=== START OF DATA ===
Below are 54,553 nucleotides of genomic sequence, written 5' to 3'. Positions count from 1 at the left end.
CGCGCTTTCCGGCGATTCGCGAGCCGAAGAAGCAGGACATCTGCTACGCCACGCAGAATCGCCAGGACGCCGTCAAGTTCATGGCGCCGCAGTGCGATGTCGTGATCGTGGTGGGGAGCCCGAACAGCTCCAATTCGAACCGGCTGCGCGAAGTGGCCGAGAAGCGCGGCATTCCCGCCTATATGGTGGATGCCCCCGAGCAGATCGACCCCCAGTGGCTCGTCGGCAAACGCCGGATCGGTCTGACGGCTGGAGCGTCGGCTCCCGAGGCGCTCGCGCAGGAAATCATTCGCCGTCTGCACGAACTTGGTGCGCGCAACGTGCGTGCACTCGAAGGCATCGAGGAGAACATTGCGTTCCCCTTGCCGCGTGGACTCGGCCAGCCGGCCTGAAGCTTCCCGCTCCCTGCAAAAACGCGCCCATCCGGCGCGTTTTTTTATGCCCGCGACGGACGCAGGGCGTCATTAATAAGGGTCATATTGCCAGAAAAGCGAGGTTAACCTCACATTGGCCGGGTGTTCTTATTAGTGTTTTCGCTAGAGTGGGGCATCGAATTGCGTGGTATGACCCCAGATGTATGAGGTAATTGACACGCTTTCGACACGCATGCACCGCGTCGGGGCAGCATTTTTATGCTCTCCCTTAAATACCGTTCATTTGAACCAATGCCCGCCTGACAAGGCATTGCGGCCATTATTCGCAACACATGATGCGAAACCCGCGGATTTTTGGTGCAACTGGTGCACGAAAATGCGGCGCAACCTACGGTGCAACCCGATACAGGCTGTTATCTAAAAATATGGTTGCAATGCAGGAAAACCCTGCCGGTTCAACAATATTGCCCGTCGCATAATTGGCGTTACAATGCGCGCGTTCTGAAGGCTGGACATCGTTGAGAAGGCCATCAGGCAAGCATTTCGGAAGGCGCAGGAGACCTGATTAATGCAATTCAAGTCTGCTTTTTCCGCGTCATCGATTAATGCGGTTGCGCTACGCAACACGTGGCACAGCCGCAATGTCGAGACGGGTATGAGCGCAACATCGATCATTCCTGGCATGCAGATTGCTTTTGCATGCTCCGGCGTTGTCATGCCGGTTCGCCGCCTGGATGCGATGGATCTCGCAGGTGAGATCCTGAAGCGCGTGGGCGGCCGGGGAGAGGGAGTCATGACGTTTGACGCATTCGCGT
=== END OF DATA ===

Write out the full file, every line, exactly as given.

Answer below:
Below are 54,553 nucleotides of genomic sequence, written 5' to 3'. Positions count from 1 at the left end.
CGCGCTTTCCGGCGATTCGCGAGCCGAAGAAGCAGGACATCTGCTACGCCACGCAGAATCGCCAGGACGCCGTCAAGTTCATGGCGCCGCAGTGCGATGTCGTGATCGTGGTGGGGAGCCCGAACAGCTCCAATTCGAACCGGCTGCGCGAAGTGGCCGAGAAGCGCGGCATTCCCGCCTATATGGTGGATGCCCCCGAGCAGATCGACCCCCAGTGGCTCGTCGGCAAACGCCGGATCGGTCTGACGGCTGGAGCGTCGGCTCCCGAGGCGCTCGCGCAGGAAATCATTCGCCGTCTGCACGAACTTGGTGCGCGCAACGTGCGTGCACTCGAAGGCATCGAGGAGAACATTGCGTTCCCCTTGCCGCGTGGACTCGGCCAGCCGGCCTGAAGCTTCCCGCTCCCTGCAAAAACGCGCCCATCCGGCGCGTTTTTTTATGCCCGCGACGGACGCAGGGCGTCATTAATAAGGGTCATATTGCCAGAAAAGCGAGGTTAACCTCACATTGGCCGGGTGTTCTTATTAGTGTTTTCGCTAGAGTGGGGCATCGAATTGCGTGGTATGACCCCAGATGTATGAGGTAATTGACACGCTTTCGACACGCATGCACCGCGTCGGGGCAGCATTTTTATGCTCTCCCTTAAATACCGTTCATTTGAACCAATGCCCGCCTGACAAGGCATTGCGGCCATTATTCGCAACACATGATGCGAAACCCGCGGATTTTTGGTGCAACTGGTGCACGAAAATGCGGCGCAACCTACGGTGCAACCCGATACAGGCTGTTATCTAAAAATATGGTTGCAATGCAGGAAAACCCTGCCGGTTCAACAATATTGCCCGTCGCATAATTGGCGTTACAATGCGCGCGTTCTGAAGGCTGGACATCGTTGAGAAGGCCATCAGGCAAGCATTTCGGAAGGCGCAGGAGACCTGATTAATGCAATTCAAGTCTGCTTTTTCCGCGTCATCGATTAATGCGGTTGCGCTACGCAACACGTGGCACAGCCGCAATGTCGAGACGGGTATGAGCGCAACATCGATCATTCCTGGCATGCAGATTGCTTTTGCATGCTCCGGCGTTGTCATGCCGGTTCGCCGCCTGGATGCGATGGATCTCGCAGGTGAGATCCTGAAGCGCGTGGGCGGCCGGGGAGAGGGAGTCATGACGTTTGACGCATTCGCGT